About G20

The governments of the 20 leading economies have formed G20 as the premier forum for the international economic cooperation and decision making of its members. Its membership comprises of 19 countries plus the European Union. The G20 term President invites several guest countries each year.

The G20 leaders meet annually. In addition, Finance Ministers and Central Bank governors meet regularly during the year to discuss ways to strengthen the global economy, reform international financial institutions improve financial regulation and implement the key economic reforms that are needed within the economy of each member. Underpinning these events is a year-long program of meetings among senior officials and working groups coordinating policies on specific issues.

The G20 commenced in 1999 as a meeting of Finance Ministers and Central Bank Governors during the aftermath of the Asian financial crisis. In 2008, the first G20 Leaders Summit was held and the group played a key role in responding to the global financial crisis. Its decisive and coordinated actions boosted consumer and business confidence, and supported the first stages of economic recovery.

The G20 is an apt model for global cooperation in the contemporary world. The impact G20 members made when they worked together in response to the global financial crisis sets out a model to work further for development of the economies and achieving sustainable economic growth. The G20 introduced trillions of dollars in fiscal stimulus packages worldwide, which saved or created millions of jobs that would have otherwise been destroyed. It also measures in place to limit the collapse of financial markets and helped maintain consumer and business confidence.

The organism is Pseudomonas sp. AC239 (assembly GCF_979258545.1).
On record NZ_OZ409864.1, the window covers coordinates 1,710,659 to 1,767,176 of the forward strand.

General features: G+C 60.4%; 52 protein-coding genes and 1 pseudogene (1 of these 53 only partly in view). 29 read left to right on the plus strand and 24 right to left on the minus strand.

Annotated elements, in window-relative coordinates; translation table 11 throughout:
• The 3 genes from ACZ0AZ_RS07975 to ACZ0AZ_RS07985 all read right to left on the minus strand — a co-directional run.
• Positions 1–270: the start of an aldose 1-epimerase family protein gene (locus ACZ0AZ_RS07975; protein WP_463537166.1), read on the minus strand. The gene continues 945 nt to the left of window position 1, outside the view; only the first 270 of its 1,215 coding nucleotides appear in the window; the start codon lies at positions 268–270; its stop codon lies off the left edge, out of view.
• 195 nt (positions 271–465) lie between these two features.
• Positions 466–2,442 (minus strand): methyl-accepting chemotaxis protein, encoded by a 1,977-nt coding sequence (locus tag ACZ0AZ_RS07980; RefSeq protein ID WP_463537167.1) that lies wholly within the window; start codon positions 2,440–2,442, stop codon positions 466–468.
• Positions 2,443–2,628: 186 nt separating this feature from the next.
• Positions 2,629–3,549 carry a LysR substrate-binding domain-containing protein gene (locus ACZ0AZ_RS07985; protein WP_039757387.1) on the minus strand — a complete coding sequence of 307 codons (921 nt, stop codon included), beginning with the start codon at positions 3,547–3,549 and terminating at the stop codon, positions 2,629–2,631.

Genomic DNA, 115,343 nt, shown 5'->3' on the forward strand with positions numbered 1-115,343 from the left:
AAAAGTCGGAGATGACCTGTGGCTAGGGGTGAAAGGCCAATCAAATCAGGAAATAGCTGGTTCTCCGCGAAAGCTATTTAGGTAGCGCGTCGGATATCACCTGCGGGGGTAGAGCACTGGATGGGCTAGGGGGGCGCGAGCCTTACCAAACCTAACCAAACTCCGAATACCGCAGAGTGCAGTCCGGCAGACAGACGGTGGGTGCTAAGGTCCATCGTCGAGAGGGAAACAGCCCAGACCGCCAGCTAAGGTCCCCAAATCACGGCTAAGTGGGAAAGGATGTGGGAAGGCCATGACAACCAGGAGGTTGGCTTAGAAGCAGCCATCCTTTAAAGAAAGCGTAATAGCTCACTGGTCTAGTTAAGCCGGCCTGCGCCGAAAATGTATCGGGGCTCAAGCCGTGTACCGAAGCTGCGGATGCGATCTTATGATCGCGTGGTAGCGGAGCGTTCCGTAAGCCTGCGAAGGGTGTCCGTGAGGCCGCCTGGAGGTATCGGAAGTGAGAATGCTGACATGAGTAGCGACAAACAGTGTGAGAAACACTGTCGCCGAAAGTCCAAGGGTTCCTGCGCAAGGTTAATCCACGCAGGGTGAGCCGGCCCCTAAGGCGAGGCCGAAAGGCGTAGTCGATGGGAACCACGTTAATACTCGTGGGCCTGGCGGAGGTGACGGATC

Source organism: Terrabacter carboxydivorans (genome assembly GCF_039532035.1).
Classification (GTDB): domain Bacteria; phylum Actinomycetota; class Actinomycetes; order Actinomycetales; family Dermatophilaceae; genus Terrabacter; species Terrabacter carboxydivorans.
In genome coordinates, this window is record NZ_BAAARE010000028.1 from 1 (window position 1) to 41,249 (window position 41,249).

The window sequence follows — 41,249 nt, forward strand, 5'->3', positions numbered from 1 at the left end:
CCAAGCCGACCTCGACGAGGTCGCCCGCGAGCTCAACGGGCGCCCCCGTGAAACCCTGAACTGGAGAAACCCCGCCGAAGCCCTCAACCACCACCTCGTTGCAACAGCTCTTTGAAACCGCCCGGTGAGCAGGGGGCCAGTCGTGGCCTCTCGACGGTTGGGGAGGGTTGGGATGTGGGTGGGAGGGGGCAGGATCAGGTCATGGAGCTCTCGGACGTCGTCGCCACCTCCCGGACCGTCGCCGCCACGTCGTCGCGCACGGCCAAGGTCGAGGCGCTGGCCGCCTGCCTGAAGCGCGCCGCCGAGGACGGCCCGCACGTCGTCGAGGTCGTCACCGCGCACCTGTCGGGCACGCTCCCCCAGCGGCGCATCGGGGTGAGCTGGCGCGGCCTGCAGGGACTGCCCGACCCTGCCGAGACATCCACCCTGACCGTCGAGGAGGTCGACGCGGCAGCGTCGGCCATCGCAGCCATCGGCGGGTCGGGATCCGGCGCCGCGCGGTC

The G20 has succeeded to frame the global efforts to restore growth and build the resilience of financial institutions and national economies. It led the world out of an economic crisis and through the initial stages of recovery. In a world, now free from immediate economic crisis, the G20 can increasingly shift its attention to driving practical actions that will lead to sustained global growth.

The global economy continues to produce far less than it would have if the crisis had not occurred. There are tens of millions less jobs and global trade growth is still slower than desired. While always remaining vigilant to risks and vulnerabilities, the G20 is now more focused on improving the future of the global economy.

The G20 is supported by international organizations, including the Financial Stability Board, the International Labor Organization, the International Monetary Fund, the Organization for Economic Co-operation and Development, the United Nations, the World Bank and the World Trade Organization. They are invited to attend key G20 meetings along with many other organizations. The G20 also works with its official engagement groups, the B20, C20, L20, T20, W20 and Y20 comprising of representatives from business, civil society, organized labor, academia, women in the business world and the youth.